Texans for Public Justice

Craddick's Speaker Committee funds detailed
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March 4, 2004
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Legal Restrictions on Speaker Funds May Spawn the Use of Proxies
  • TAB & TRM Money Spoke—When and Where Craddick Couldn’t

Travis County grand jury probe of possibly illegal roles that proxy political funds played in Tom Craddick’s 2003 election as Speaker has diverted attention from Craddick’s official Speaker fund. Yet the legal constraints under which that Speaker fund labored reveal why proxies are tempted to spring up around such Speaker funds.

Anti-bribery provisions of the Speaker’s law, which Texas passed after the 1972 Sharpstown scandal, severely limit the money that Speaker funds can raise and spend. Arguably the most important provision of this law is a prohibition on Speaker funds giving House candidates campaign money.

Since successful House candidates elect the speaker, this well intended reform perversely favors speaker candidates who bend or break this law themselves or through political allies. Indeed, the current grand jury probe centers on $3.4 million in corporate and other funds that the Texas Association of Business (TAB) and Texans for a Republican Majority (TRM) PAC spent in 2002 to benefit 21 key House GOP candidates—16 of whom won.

Speaker fund spending
Craddick’s official Speaker fund, which raised $271,237 in the 2002 election cycle, could not support these candidates who were crucial to his ascent. In fact, Texas law prohibits Speaker funds from spending money on any expenditures other than: rent; phones and mailings; clerical supplies and services; travel and meetings; advertising and publicity; legal services; and campaign debts.

It is impossible to determine just how Craddick’s Speaker fund disposed of all of its money. Speaker funds must report the recipient and general purpose of each expenditure but legal loopholes do not require them to: Itemize expenditure amounts and dates; Report the total amount spent; or to file electronic disclosures. Craddick’s Speaker fund reported many expenditures that may go beyond the list of legal expenses. These include spending on: State fair tickets; Flowers; Candy; and 48 meals. The fund also reported two bizarre payments to energy giants Reliant and Valero for “lodging.” Ironically, a recurring expense was Austin ethics attorney Ed Shack, who received eight payments from the fund.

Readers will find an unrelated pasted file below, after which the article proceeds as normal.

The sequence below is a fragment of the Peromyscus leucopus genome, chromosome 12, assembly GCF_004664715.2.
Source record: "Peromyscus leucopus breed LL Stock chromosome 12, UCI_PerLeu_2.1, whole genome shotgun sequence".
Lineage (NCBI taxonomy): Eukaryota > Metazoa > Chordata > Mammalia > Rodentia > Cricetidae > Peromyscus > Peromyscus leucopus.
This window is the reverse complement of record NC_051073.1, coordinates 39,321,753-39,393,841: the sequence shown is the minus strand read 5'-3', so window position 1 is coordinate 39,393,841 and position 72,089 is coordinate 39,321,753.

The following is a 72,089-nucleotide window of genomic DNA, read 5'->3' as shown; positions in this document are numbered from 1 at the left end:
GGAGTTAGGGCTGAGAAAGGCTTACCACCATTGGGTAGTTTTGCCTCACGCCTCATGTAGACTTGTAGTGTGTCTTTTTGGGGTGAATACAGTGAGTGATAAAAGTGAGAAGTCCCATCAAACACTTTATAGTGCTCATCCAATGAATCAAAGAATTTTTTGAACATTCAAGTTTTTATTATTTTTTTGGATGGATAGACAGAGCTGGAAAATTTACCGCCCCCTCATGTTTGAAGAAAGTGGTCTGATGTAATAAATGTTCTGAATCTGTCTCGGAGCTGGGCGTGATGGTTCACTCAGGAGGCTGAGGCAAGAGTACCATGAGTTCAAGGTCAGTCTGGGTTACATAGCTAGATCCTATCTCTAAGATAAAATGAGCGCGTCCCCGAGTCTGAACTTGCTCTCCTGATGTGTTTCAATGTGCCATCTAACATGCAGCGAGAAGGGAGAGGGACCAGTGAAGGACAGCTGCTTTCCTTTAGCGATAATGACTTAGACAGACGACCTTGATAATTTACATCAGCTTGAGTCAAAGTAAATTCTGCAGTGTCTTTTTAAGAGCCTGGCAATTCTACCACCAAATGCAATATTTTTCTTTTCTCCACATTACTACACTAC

Speaker fund contributions
The chief restriction on contributions to Speaker funds is that the money must come from individuals rather than institutional donors such as businesses, unions, PACs or other organizations. In apparent violation of this law, Craddick’s Speaker fund reported taking $5,000 from Midland oil corporation Fasken Management, LLC, in November 2001.

Interestingly, individuals accounted for less than 1 percent of the $1.1 million that Craddick’s regular House campaign raised in the 2002 cycle. This may suggest that individual donors knocking on Craddick’s door routinely were directed to his Speaker fund.

Top Donors To Craddick Speaker Fund
(Oct. 2001-Dec. 2002)
Contributor Business City Amount
Dallas Smith Western Casting (oilfield mfg.); ex-Midland Sheriff Midland $37,407
Robert/Janice McNair Houston Texans; sold Cogen Tech. to Enron for $1 billion Houston $10,000
Bill Miller Lobbyist; Speaker transition-team spokesman Austin $10,000